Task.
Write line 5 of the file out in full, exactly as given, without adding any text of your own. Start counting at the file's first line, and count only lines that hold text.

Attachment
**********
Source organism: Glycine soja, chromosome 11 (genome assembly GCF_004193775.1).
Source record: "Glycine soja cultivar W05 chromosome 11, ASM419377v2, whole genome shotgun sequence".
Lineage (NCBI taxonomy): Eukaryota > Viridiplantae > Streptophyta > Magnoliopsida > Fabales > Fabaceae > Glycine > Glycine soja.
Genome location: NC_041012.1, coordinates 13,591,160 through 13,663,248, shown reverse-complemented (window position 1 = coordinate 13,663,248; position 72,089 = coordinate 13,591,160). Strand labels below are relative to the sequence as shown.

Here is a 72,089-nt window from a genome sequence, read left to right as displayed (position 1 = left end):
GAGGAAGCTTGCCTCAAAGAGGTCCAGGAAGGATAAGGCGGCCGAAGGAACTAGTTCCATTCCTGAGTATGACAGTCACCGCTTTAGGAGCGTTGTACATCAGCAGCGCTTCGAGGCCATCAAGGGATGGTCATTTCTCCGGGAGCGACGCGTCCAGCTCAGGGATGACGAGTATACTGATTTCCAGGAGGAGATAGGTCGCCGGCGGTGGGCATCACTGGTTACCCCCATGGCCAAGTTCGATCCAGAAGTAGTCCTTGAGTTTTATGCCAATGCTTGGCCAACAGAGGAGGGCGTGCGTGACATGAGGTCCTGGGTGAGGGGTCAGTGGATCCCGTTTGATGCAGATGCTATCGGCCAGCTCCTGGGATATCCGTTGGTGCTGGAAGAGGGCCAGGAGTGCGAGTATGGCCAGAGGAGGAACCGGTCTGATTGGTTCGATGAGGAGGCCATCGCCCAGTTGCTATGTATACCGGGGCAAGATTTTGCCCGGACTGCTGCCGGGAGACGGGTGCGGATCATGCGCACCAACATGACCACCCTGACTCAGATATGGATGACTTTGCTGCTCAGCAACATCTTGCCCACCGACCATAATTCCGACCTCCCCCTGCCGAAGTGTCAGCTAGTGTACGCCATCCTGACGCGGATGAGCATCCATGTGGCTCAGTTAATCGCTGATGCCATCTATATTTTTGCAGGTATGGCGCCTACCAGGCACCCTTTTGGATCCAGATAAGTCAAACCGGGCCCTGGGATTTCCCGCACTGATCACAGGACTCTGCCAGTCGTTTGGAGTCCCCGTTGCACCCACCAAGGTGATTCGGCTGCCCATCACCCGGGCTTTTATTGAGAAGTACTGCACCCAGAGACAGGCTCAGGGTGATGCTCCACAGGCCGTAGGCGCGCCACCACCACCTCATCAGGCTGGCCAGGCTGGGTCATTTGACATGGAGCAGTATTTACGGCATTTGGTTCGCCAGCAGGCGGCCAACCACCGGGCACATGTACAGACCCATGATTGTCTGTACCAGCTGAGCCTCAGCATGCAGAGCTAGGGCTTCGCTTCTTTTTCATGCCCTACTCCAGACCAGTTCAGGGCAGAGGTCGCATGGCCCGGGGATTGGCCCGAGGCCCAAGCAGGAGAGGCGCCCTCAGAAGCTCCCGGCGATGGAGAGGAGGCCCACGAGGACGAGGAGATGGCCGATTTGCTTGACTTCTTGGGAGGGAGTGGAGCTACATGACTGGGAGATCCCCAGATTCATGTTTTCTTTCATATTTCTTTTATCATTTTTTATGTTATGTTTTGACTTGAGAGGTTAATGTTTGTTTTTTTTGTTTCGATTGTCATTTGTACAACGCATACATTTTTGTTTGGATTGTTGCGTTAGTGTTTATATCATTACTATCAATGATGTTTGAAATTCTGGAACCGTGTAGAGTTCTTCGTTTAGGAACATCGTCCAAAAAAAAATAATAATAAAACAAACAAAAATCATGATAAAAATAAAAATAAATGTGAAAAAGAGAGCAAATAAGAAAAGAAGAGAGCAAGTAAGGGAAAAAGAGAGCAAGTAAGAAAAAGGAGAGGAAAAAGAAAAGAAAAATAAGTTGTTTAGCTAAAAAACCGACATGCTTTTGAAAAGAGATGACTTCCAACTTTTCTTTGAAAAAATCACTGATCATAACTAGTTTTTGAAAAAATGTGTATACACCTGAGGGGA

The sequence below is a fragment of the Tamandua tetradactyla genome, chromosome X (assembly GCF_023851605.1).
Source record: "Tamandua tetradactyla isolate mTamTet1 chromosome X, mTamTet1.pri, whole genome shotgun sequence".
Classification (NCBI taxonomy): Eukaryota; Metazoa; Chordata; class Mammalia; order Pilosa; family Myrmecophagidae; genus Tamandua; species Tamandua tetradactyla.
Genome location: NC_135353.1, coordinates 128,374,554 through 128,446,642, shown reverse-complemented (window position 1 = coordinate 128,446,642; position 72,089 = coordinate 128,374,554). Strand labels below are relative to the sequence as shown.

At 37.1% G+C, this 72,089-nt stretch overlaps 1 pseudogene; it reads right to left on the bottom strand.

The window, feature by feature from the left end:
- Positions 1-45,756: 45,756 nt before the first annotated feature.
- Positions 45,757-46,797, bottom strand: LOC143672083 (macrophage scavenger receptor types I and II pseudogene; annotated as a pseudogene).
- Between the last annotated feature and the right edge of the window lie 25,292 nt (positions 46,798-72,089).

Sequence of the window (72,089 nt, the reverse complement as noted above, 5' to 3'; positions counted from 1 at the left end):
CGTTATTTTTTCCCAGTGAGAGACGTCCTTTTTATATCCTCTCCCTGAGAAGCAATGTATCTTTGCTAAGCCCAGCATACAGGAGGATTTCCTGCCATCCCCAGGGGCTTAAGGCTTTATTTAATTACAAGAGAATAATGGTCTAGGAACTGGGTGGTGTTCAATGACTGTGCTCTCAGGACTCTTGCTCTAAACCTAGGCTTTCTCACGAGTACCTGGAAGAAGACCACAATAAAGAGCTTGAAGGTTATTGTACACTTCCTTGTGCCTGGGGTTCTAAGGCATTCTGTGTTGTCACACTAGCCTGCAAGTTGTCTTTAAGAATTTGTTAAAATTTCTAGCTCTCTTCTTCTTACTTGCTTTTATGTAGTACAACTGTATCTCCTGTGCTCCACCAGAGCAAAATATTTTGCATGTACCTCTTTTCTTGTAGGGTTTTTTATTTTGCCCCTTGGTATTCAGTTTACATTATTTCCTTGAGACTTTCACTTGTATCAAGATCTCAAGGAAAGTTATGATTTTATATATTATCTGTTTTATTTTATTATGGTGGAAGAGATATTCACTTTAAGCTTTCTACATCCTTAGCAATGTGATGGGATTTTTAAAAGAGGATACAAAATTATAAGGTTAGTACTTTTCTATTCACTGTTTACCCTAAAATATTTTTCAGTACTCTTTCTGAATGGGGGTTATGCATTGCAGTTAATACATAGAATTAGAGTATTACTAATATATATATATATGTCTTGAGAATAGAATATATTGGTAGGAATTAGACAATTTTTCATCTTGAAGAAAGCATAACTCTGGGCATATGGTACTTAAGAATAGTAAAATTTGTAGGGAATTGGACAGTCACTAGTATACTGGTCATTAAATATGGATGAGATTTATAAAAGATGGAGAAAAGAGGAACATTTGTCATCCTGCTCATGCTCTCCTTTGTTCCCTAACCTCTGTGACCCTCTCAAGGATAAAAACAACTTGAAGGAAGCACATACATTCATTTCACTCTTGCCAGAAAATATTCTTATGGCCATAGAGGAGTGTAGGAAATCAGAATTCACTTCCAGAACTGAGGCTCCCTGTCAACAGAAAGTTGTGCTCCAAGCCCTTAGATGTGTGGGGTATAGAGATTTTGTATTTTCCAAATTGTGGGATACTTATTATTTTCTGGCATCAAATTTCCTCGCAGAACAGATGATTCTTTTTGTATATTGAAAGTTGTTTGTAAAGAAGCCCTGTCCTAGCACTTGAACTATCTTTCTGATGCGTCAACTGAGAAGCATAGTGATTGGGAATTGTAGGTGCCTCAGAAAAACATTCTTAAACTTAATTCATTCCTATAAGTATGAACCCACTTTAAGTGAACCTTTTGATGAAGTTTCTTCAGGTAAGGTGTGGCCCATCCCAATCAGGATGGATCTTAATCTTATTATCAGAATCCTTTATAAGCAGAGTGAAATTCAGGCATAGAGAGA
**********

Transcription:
Here is a 72,089-nt window from a genome sequence, read left to right as displayed (position 1 = left end):